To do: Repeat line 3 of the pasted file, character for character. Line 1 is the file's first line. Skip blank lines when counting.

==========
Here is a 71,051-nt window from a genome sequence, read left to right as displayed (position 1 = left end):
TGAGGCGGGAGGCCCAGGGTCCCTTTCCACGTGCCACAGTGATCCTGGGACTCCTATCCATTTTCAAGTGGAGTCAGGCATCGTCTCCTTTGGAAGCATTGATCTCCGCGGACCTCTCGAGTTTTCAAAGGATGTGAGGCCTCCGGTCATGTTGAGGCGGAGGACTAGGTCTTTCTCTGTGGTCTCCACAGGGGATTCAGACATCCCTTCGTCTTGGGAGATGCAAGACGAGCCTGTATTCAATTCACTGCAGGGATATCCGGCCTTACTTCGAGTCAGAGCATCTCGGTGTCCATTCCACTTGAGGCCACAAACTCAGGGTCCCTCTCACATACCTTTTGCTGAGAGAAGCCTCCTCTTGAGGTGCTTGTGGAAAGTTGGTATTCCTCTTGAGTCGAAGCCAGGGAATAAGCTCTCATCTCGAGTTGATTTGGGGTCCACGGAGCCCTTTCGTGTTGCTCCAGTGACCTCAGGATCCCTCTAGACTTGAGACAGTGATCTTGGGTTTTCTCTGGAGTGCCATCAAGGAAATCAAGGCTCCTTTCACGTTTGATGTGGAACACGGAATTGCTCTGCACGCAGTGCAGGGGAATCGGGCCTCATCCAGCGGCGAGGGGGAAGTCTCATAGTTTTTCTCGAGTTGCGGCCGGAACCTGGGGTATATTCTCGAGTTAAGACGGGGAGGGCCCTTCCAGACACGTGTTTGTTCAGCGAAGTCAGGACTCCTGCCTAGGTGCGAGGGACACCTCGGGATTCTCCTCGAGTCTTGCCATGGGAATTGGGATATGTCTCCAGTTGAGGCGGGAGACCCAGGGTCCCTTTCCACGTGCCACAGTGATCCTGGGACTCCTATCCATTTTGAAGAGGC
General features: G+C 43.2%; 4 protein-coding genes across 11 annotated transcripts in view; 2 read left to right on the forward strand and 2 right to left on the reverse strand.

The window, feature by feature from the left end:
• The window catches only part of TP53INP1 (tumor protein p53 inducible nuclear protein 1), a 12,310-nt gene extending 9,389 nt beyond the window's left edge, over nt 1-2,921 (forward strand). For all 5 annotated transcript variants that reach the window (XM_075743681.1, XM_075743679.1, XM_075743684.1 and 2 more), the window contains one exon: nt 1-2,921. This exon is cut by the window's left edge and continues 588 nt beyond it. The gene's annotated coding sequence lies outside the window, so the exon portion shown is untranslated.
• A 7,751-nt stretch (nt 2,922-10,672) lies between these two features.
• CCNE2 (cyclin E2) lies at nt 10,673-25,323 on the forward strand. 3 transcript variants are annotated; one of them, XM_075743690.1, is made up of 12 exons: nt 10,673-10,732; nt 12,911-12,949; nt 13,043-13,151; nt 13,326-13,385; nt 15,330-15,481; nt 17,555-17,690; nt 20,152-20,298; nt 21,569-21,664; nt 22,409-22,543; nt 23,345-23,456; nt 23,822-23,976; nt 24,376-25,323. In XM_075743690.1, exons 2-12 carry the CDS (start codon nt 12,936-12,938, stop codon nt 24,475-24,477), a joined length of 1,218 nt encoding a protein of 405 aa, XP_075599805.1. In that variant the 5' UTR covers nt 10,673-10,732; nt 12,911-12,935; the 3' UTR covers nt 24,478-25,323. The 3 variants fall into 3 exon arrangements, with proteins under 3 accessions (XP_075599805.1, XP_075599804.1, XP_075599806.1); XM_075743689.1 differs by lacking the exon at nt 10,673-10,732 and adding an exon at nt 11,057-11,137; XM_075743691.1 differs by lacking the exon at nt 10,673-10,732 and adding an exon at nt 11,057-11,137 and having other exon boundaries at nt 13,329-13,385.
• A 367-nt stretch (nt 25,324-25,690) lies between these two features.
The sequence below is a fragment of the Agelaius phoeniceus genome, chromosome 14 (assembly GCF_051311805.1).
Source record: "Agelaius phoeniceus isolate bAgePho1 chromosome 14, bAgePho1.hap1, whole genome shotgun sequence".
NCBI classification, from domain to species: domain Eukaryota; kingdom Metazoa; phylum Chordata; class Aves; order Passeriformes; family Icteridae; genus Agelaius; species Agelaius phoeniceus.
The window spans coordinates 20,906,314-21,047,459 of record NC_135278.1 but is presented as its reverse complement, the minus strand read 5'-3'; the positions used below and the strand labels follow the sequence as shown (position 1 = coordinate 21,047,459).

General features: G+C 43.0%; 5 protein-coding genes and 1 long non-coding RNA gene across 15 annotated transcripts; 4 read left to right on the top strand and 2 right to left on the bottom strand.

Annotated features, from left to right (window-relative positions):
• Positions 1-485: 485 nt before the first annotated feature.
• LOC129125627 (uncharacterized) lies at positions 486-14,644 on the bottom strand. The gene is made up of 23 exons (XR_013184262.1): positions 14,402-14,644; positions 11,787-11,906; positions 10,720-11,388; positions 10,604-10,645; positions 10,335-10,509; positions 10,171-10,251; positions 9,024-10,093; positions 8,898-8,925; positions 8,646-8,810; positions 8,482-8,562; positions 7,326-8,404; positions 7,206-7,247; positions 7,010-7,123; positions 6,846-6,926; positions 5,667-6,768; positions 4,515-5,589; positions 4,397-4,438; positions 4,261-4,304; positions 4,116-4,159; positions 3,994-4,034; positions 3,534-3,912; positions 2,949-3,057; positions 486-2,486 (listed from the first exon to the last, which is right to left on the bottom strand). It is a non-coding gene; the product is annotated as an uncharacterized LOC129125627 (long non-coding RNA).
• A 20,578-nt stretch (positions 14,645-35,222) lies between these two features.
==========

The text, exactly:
General features: G+C 43.2%; 4 protein-coding genes across 11 annotated transcripts in view; 2 read left to right on the forward strand and 2 right to left on the reverse strand.